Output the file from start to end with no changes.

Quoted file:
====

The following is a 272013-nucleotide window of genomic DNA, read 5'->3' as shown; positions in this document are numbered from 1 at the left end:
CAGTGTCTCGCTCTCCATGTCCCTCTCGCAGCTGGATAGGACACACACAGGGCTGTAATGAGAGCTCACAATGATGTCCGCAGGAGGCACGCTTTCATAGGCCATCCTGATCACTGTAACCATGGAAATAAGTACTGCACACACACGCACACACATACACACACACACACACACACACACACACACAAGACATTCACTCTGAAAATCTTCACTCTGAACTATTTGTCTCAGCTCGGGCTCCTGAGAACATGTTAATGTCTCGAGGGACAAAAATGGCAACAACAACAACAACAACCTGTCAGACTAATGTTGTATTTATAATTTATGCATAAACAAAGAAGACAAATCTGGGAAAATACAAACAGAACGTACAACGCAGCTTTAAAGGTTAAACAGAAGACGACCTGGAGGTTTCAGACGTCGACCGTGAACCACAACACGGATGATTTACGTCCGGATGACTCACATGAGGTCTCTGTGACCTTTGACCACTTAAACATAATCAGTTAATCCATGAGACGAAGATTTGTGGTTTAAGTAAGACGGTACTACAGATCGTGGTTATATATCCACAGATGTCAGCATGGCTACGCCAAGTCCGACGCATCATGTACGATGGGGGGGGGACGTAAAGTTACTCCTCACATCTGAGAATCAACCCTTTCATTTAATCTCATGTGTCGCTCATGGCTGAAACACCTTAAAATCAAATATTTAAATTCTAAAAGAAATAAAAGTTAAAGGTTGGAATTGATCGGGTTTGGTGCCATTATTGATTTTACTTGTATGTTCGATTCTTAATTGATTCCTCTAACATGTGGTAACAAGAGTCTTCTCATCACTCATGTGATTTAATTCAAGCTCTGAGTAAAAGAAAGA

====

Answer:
The following is a 272013-nucleotide window of genomic DNA, read 5'->3' as shown; positions in this document are numbered from 1 at the left end:
CAGTGTCTCGCTCTCCATGTCCCTCTCGCAGCTGGATAGGACACACACAGGGCTGTAATGAGAGCTCACAATGATGTCCGCAGGAGGCACGCTTTCATAGGCCATCCTGATCACTGTAACCATGGAAATAAGTACTGCACACACACGCACACACATACACACACACACACACACACACACACACACAAGACATTCACTCTGAAAATCTTCACTCTGAACTATTTGTCTCAGCTCGGGCTCCTGAGAACATGTTAATGTCTCGAGGGACAAAAATGGCAACAACAACAACAACAACCTGTCAGACTAATGTTGTATTTATAATTTATGCATAAACAAAGAAGACAAATCTGGGAAAATACAAACAGAACGTACAACGCAGCTTTAAAGGTTAAACAGAAGACGACCTGGAGGTTTCAGACGTCGACCGTGAACCACAACACGGATGATTTACGTCCGGATGACTCACATGAGGTCTCTGTGACCTTTGACCACTTAAACATAATCAGTTAATCCATGAGACGAAGATTTGTGGTTTAAGTAAGACGGTACTACAGATCGTGGTTATATATCCACAGATGTCAGCATGGCTACGCCAAGTCCGACGCATCATGTACGATGGGGGGGGGACGTAAAGTTACTCCTCACATCTGAGAATCAACCCTTTCATTTAATCTCATGTGTCGCTCATGGCTGAAACACCTTAAAATCAAATATTTAAATTCTAAAAGAAATAAAAGTTAAAGGTTGGAATTGATCGGGTTTGGTGCCATTATTGATTTTACTTGTATGTTCGATTCTTAATTGATTCCTCTAACATGTGGTAACAAGAGTCTTCTCATCACTCATGTGATTTAATTCAAGCTCTGAGTAAAAGAAAGA